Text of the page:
Jim Johnson, soils and crops consultant, discusses the dos and don'ts of tractor and equipment safety.
Robert Wells does not usually talk about his 8th birthday. But with a dozen sets of eyes trained on him during the Noble Research Institute's 5th Annual Ag Safety Day, Wells detailed his most painful childhood memory.
The Wells family had a tradition that each person was given a reprieve from daily chores on his or her birthday. But as Wells watched his sister mow, guilt drove the diligent youth to reassume the duties. When the mower bogged down in a ditch, Wells clicked off the engine and went to haul it out. The engine unexpectedly kicked on, bounced and mauled his left foot.
Wells spent that summer in the hospital, undergoing six surgeries and two skin grafts. He underwent intense physical therapy, learned to walk again and ultimately forfeited his dream of pursuing athletics. Most of all, Wells grew embarrassed about his scars, hiding his maimed foot.
Thirty-two years later, the towering livestock consultant stood at the lawn station at the Noble Research Institute Ag Safety Day, the local embodiment of a national initiative designed to teach safety to children in agricultural settings. "It's as important as breathing," said Wells, Ph.D. "If you're going to be around agriculture, you must learn to respect it and understand the hazards."
Wells' story is all too common for youth working in agricultural-related fields. The Centers for Disease Control and Prevention ranks agriculture among the most hazardous industries for adults and youth. More than 16,000 youth (ages 20 years and younger) are injured on the farm each year with about 110 fatalities.
The Progressive Agriculture Foundation, which is dedicated to promoting agricultural safety, trains organizations and schools to host safety day events. There are more than 400 such events in North America, and the Noble Research Institute's serves south-central Oklahoma. This year, more than 180 eighth graders experienced a mix of education, interaction and entertainment. Students learned chemical safety from David Annis, soils and crops consultant, through a relay race with personal protection equipment.
At the electricity safety station, students watched with wide eyes as Danny Coffey from Oklahoma Gas and Electric discussed the power of electrical currents by using a machine that emits a blue arc of light and a zap of energy.
Jim Johnson, soils and crops consultant, discussed tractor and equipment safety, and then used a front end loader to squash a watermelon to demonstrate the power of the machine. Students also learned water safety from the Oklahoma Highway Patrol and weather safety from regional meteorologist Cathy Evans. "Each station has a message," said James Rutledge, safety coordinator at the Noble Research Institute. "The students learn about topics ranging from chemical to lawn mower safety then we use a game or a visual element to seal that memory with them."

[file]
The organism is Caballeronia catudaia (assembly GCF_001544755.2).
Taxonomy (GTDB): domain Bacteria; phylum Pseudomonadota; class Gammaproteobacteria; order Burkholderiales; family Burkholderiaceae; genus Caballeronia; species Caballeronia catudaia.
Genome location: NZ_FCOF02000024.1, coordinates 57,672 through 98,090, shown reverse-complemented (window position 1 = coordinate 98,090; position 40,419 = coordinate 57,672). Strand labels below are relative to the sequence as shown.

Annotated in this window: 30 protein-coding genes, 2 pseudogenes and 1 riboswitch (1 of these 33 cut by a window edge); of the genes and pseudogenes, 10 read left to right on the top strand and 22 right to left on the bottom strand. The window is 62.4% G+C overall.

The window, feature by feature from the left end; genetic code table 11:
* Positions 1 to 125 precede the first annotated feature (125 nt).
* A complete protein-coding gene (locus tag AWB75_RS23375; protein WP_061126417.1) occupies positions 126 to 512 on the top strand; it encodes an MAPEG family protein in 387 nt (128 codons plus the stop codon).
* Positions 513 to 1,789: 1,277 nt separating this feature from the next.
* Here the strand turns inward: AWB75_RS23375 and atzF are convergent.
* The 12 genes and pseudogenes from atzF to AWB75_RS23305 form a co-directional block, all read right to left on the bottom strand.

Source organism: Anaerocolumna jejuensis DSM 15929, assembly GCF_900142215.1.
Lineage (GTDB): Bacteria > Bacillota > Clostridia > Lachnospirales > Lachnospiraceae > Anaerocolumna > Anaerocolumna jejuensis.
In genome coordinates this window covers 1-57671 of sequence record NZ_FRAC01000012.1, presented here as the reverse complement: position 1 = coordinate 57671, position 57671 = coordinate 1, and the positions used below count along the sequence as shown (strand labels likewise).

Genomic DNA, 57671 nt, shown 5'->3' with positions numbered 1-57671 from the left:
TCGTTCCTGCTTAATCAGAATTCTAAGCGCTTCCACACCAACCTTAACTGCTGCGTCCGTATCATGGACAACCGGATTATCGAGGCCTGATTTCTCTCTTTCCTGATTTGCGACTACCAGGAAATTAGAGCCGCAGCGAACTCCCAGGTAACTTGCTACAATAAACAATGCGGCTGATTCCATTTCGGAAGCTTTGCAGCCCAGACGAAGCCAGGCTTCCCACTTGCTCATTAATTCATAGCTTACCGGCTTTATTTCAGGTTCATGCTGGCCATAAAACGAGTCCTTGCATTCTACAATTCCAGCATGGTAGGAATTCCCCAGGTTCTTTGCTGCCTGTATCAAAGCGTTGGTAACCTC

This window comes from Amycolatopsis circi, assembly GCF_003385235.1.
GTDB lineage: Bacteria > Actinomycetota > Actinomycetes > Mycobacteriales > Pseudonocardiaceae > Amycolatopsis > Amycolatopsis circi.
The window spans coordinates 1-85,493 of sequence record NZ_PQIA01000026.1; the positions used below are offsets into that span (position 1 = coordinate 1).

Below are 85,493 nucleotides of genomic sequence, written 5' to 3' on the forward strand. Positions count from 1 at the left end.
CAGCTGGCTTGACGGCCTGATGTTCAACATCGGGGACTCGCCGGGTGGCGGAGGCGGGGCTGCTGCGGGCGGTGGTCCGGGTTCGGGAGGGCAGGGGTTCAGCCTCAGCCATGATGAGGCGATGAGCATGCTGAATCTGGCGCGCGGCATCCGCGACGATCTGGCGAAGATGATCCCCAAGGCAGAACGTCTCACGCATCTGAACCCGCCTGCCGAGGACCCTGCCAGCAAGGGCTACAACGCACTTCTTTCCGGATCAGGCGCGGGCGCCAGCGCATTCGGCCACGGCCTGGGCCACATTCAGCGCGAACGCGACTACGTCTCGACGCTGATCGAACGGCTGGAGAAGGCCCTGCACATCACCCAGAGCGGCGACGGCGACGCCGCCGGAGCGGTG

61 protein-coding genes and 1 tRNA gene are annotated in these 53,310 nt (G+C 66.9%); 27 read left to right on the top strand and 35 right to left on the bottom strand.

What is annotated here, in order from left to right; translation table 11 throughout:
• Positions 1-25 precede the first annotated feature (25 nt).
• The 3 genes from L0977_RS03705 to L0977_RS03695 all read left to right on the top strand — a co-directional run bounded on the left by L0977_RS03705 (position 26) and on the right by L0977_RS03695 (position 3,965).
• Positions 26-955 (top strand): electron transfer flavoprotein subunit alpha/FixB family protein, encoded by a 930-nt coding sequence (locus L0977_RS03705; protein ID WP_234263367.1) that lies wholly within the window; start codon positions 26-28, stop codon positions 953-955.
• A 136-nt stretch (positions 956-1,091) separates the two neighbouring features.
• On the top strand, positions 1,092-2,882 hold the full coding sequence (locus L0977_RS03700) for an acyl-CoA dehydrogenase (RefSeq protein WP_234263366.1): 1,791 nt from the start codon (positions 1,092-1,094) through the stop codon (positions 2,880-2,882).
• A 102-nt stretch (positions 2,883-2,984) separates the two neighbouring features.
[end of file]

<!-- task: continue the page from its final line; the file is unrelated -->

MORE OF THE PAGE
Most of the students represent regional schools where agriculture is an everyday component of their life. "They need to know this information," said Nolona Chaney, who has taught for 35 years. "But it's delivered in such a way the students don't even realize they are learning because they are having so much fun."
Cassandra Harwell, 11, certainly understood the value of the lessons. A few months before the Safety Day, Cassandra was in a school bus that had a power line fall on it. "We didn't know what to do," Cassandra said. "But I do now because of today."
That knowledge is translating into results. A 2010 survey by the USDA showed that injuries among youth on farms had declined by 60 percent since 1998. The survey cited safety days across the nation as a contributing factor to the decrease.
As the day ended, the event's grand finale was the classic student activity - the egg drop. Each class designed a contraption to keep their egg safe. Boxes coated with tape and bubble wrap were all loaded into the bucket ladder of an Ardmore Fire Department fire truck. The ladder stretched 40 feet into the air like a mechanical brontosaurus neck unfolding.
The firefighter called out the school's name followed by a countdown...3...2...1. Whoosh. The boxes slipped one by one through the air, hitting the concrete parking lot below; the louder the thud, the louder the corresponding "oooo" from the crowd. Once each box settled, students rushed in to see if their design had been successful.
Noah Lemons from Ms. Donna Jackson's 5th grade class in Marietta, Okla., pried open his container, a gaggle of boys pushing to peer in. Noah scooped out the untarnished egg and declared, "He's alive. He's alive!"
And at Ag Safety Day, that's what it's all about.